KDF9 character sets

This description relates to paper tape and printer and the PROMPT file system, as used within the Time-Sharing Director and the Eldon2 operating system. The encoding on punched cards was different, and is not covered here.

We have preserved four language processing systems from KDF9, and all are available on-line, viz: 2 Algol60 systems: Kidsgrove Algol (KALGOL), and Whetstone Algol (WALGOL), and 2 assembly-level languages: English Electric’s KDF9 Usercode and Leeds University’s KAL4.

This page describes a common scheme for producing input to each of these language systems, and for seeing their output as would have been seen on a real KDF9 system.

Algol Basic Symbols

Although KDF9 I/O devices used 6-bit characters, the systems which stored and manipulated files on magnetic tape (POST) and disc (PROMPT) used an 8-bit code representing Algol Basic Symbols.

The KDF9 Algol Basic Symbol code is listed in this web page, where the character form is shown as on a KDF9 Flexowriter. As well as the symbols listed in the Algol60 Revised Report §2, KDF9 Algol also includes encodings for * (asterisk), space, newline, tab, KDF9, ALGOL and EXIT. The last 3 are concerned with procedure bodies written in KDF9 Usercode. Asterisk is used as a space marker in strings. In the official Algol60 Revised Report the compound basic symbols are distinguished from normal letters by being in bold type, e.g. begin. On a KDF9 Flexowriter, this was indicated by underlining, e.g. begin, which was represented on the paper tape by having an underline character before each of the five letters. The non-advancing underline was also used for creating ≥ and ≤ as > and <.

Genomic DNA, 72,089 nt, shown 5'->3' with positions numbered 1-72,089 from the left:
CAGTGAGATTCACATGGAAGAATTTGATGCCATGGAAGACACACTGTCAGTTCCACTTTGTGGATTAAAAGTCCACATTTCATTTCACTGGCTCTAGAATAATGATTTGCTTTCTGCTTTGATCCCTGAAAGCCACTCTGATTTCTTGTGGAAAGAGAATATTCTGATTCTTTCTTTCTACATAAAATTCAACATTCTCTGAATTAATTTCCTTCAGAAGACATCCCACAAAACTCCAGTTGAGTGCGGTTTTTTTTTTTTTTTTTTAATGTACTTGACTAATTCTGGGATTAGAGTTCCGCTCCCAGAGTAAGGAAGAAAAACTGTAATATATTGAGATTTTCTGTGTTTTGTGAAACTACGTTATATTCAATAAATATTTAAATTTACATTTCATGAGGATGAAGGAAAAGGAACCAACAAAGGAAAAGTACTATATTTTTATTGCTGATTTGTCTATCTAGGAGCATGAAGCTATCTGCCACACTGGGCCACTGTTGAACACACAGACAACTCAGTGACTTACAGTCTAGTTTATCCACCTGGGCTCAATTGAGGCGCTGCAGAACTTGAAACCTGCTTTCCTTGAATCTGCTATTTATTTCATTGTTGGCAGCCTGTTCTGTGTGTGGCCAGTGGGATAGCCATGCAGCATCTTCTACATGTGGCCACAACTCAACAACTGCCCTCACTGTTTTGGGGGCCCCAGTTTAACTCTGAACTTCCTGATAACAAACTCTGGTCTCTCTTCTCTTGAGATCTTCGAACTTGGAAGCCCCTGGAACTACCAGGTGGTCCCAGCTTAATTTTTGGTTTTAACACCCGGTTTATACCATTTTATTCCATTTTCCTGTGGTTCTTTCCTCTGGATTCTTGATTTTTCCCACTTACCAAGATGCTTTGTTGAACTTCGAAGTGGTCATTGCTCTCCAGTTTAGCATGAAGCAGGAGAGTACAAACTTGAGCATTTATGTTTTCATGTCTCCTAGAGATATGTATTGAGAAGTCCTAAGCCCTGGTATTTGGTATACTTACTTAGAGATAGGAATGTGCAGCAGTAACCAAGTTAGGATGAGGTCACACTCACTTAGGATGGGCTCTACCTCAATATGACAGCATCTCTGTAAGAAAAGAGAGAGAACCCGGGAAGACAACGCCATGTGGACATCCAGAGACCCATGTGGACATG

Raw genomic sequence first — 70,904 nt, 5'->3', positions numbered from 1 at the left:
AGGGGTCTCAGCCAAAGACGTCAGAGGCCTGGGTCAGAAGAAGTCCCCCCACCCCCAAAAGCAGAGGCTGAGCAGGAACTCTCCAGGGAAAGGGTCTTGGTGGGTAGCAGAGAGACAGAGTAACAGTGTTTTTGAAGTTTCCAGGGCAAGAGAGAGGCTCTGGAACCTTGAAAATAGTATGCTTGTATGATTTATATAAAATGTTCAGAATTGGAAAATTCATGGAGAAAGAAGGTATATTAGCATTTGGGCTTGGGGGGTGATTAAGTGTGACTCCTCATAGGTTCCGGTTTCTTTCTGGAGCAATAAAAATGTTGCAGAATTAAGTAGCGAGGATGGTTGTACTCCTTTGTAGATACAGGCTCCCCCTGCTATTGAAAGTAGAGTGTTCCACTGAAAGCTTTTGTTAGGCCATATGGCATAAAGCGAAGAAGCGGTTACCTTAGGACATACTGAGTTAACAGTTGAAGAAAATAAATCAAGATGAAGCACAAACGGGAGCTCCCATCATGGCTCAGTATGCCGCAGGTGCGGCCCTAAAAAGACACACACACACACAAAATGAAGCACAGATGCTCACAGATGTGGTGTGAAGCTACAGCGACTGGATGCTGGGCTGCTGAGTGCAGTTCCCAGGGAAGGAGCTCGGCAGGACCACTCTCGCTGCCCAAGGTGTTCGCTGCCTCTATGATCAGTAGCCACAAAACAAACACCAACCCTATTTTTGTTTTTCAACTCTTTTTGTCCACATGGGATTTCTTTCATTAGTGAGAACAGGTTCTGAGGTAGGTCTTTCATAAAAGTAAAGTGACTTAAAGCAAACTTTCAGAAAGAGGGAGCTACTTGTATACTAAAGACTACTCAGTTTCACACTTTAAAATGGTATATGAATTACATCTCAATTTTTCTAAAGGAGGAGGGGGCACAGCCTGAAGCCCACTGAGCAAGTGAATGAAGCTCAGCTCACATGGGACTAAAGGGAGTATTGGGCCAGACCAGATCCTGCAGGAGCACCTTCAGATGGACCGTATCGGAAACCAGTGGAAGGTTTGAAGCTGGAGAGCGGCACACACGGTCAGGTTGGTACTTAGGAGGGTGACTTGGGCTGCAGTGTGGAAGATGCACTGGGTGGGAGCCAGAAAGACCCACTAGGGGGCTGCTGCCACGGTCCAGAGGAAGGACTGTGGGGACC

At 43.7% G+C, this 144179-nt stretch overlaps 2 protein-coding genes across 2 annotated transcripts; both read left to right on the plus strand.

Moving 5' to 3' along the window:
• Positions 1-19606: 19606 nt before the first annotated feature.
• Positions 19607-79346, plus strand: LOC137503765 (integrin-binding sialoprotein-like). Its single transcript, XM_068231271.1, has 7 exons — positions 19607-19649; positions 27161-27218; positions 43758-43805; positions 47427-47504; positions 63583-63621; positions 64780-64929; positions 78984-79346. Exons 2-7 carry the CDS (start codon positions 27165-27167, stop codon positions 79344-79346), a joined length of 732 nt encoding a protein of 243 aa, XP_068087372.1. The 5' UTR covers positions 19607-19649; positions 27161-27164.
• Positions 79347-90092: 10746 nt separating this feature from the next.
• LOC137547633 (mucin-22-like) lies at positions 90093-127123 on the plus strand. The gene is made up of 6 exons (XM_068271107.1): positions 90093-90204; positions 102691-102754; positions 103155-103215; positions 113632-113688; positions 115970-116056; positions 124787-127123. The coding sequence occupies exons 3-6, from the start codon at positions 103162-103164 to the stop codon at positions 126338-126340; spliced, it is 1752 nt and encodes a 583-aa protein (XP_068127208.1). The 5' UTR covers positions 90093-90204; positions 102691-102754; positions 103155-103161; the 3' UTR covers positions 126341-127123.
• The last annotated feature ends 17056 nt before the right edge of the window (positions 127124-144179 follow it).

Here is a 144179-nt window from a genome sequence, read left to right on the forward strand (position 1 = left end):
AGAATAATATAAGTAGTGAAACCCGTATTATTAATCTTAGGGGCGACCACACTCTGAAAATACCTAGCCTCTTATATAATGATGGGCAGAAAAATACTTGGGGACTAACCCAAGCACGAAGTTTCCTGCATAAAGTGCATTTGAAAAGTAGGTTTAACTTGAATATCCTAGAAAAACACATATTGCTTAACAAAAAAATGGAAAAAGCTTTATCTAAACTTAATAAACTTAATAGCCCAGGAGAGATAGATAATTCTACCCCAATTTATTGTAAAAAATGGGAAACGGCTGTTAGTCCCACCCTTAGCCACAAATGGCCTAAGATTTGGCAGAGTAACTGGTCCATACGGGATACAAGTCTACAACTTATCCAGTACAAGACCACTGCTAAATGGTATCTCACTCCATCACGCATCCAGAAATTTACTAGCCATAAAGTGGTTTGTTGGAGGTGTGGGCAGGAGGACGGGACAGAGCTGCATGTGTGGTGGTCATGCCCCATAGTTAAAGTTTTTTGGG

Data read into Algol programs was also handled in terms of Algol Basic Symbols.

The Eldon2 operating system used a PROMPT compatible filestore, and operated in Algol Basic Symbols.

The input of Algol Basic Symbols will accept more than one form of some of the symbols.

Source code representation

The KALGOL compiler operated within POST or PROMPT and read the Algol source code in Algol Basic Symbols. This compiler generated Usercode which it output in Algol Basic Symbols.

The KAL4 assembler always read source code from a disc file and operated entirely in Algol Basic Symbols.

The Usercode compiler in the PROMPT and POST systems (KAZ84 and KAB84) read Algol Basic Symbols. We do not have this brick, but have made a substitute by producing a surrogate KAB84 which reads the Algol Basic Symbols and outputs paper tape code which is then fed into the English Electric paper tape Usercode compiler (KAA01PT).

The WALGOL compiler read paper tape.

Hard copy

Input to the POST/PROPMT filesystem was originally via paper tape which was produced on a Flexowriter. The introduction of the Eldon2 multi-access system added teletype capability for creation and editing of files. Here compound Algol Basic Symbols consisted of the word prefixed by exclamation mark, e.g. !BEGIN. Teletypes did not have lower-case characters. The KDF9 line-printer had a more restricted character set than the Flexoriter. Neither the line-printer nor the teletype provided two cases of letters. The English Electric documentation for character codes can be found here and at the end of this page.